Pictures also enjoy a strikingly dynamic look, thanks to the projector’s ability to combine strikingly dark black levels with crisp, clean, punchy peak whites and colours. Even when using the relatively dark Wide Color mode.
Contributing heavily to the Wide Color mode’s sense of dynamism is the way it drastically improves the W2700’s black level response. It can deliver dark scenes with the sort of authority I’ve simply not seen before on such an affordable HDR projector.
In fact, even a few really high-end projectors fail to handle dark scenes in HDR as well as the W2700, especially since its impressive black levels don’t lead to severe crushing of shadow details in dark areas. On the contrary, the colour tone and sense of depth in dark sequences looks consistently outstanding.
The icing on the cake with dark HDR scenes (1000-nit ones, especially) is how little they’re affected by DLP’s common green fizzing noise. I’d expected this to be elevated by the brightness demands of HDR, but in fact you seldom see it at all on the W2700. Nor does any tell-tale single-chip DLP fizzing appear over skin tones during camera pans.
Motion is handled very well by the BenQ W2700, too. There’s really no more judder than feels natural with 24p sources, and nor does detail blur away during motion. The available motion processing system just isn’t necessary – which is, as always, a good thing.
As you may have sensed by now, the BenQ W2700 performs predictably better with HDR content that’s mastered to 1000-nit peaks than it does with (less common) content mastered to 4000 nits.
There’s markedly more clipping of detail in the brightest areas of 4000 nit content; black levels aren’t quite as good; and there can be a slight glow to really bright colours. Dark scenes look a little noisier with 4000-nit content, too, and the dynamic iris system is more prone to slightly distracting shifts in the amount of light it lets through.
Even with this sort of extremely bright content, though, the W2700 actually does way better than I’d have imagined possible for its money. Certainly, it outguns any similarly priced rivals – and more than a few more expensive ones, too.
The BenQ W2700’s unexpectedly good HDR performance is joined with Ultra HD sources by some decent resolution. Good-quality 4K sources invariably look crisp, more detailed than HD ones and, perhaps best of all, full of colour nuance and depth. Basically the projector’s wider colour gamut, wider light range and higher resolution all mesh together perfectly to make HD SDR projection feel like yesterday’s news.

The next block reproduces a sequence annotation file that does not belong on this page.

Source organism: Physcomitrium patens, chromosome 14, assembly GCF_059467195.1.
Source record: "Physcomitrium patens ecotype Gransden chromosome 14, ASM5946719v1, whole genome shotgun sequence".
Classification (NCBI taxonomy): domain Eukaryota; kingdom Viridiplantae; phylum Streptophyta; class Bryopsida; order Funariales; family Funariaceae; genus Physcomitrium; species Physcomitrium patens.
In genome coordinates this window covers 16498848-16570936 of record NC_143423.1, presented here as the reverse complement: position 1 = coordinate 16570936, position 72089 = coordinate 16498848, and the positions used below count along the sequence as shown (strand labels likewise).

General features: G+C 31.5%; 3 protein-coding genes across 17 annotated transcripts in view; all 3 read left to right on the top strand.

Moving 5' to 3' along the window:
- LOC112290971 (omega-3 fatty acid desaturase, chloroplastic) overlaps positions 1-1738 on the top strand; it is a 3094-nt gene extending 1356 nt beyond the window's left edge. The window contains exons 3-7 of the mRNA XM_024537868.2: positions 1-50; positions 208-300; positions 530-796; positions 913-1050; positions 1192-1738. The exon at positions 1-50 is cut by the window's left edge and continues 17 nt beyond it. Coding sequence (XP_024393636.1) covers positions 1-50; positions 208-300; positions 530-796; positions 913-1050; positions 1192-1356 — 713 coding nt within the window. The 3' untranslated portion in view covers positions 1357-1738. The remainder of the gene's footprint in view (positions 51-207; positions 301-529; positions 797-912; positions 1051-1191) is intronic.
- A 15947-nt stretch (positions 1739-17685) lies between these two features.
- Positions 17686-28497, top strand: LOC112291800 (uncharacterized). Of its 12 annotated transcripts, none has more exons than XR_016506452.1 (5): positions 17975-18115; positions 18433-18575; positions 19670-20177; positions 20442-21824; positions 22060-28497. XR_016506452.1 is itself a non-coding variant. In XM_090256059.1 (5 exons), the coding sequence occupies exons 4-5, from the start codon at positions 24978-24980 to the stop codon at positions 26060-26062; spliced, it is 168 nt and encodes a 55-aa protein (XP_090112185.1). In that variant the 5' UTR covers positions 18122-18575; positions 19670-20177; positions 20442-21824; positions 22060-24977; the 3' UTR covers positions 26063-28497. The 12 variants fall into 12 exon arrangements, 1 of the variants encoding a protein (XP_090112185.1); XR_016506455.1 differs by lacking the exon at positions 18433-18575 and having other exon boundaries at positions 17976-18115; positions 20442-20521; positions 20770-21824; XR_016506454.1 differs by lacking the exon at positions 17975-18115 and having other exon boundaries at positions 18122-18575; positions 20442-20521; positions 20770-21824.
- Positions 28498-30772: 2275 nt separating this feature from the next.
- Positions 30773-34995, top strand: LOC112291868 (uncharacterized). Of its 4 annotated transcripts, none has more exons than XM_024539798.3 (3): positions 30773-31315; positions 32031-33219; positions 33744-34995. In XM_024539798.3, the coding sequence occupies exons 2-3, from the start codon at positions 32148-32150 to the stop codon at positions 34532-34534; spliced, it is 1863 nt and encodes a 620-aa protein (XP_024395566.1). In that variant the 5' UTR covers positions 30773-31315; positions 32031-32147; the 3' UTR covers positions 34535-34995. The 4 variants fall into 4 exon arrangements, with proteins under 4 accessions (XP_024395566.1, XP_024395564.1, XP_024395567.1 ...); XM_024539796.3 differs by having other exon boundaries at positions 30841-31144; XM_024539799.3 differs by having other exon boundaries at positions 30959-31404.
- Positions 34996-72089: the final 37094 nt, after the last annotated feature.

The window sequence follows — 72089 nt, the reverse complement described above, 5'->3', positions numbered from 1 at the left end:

Projectors that do well with HDR sources can sometimes struggle with SDR. The BenQ W2700, however, proves itself a very flexible friend.
For a start, it handles HD resolutions and SDR beautifully. Such pictures look sharp without becoming gritty or “stressed”, and detail levels are exemplary. Colours, too, are superb: natural and exceptionally subtle in their tonal shifts and blends. Source grain is handled supremely well, and the contrast range is punchy and dynamic without feeling forced.
Black levels during very dark shots are only decent rather than great with SDR content, which can cause subtle details to disappear in the very blackest areas. That said, black levels actually hold up better in the vast majority of SDR shots than they do on most other HDR projectors I’ve seen. Certainly pretty much all of the sub-£2000 4K projectors I’ve seen.
While the BenQ W2700’s pictures are inevitably its star attraction, it’s a surprisingly effective audio performer, too. Its 10W stereo sound system can go quite loud without distorting. The mid-range is open and dynamic enough to stop the sound feeling compressed or thin, and there’s even a bit of bass to underpin action scenes.
The sound doesn’t project very far from the projector’s bodywork, though. This means the audio doesn’t ever sound like it’s emanating from the same place as the onscreen action. My sample also suffered with some strange sound drop-outs during quiet soundtrack moments, but I suspect this is either a specific issue with my sample, or else something that’s fixable via firmware update.
There are two more aspects of the BenQ W2700’s performance to cover: one good, one not so good.
Good is its running noise. Even in HDR mode I was pleasantly surprised by how little cooling noise it emits. And what noise there is appears quite smooth and consistent, making it easier to tune out.
Less impressive is the BenQ W2700’s gaming potential. There’s no dedicated Game picture preset, and the other modes take around 85ms to produce their images. To be fair, the W2700 is designed more as a home cinema than a gaming projector. But if you’re looking out for a dual gaming/movie rig, 85ms of lag could be enough to cost you a life or two in games requiring super-fast reactions.
Why buy a BenQ W2700?
If you’re after an affordable projector that really does today’s increasingly common 4K and HDR sources proud, there’s nothing else under £2000 that gets close to the BenQ W2700.
If £1500 is too rich for you, you can now get BenQ’s W1700 4K projector for £990. However, the performance step down with HDR is considerable – especially when it comes to colour.
Optoma’s UHD51 is probably the closest rival to the BenQ W2700. But it uses the older TI “4K” chipset, and doesn’t carry the all-important wide colour filter.
If you want a true native 4K projector, you’d have to look at finding £4800 for a Sony VW270ES.
So when all’s said and done, the only people with a £1500 budget who may have to think twice about buying a BenQ W2700 are gamers, thanks to its slightly high input lag.
The BenQ W2700 easily delivers the most enjoyable and convincing 4K HDR pictures I’ve seen on any sub-£2000 projector to date, as well as having the flexibility to adapt to all sorts of different content and room environments. It’s simply outstanding.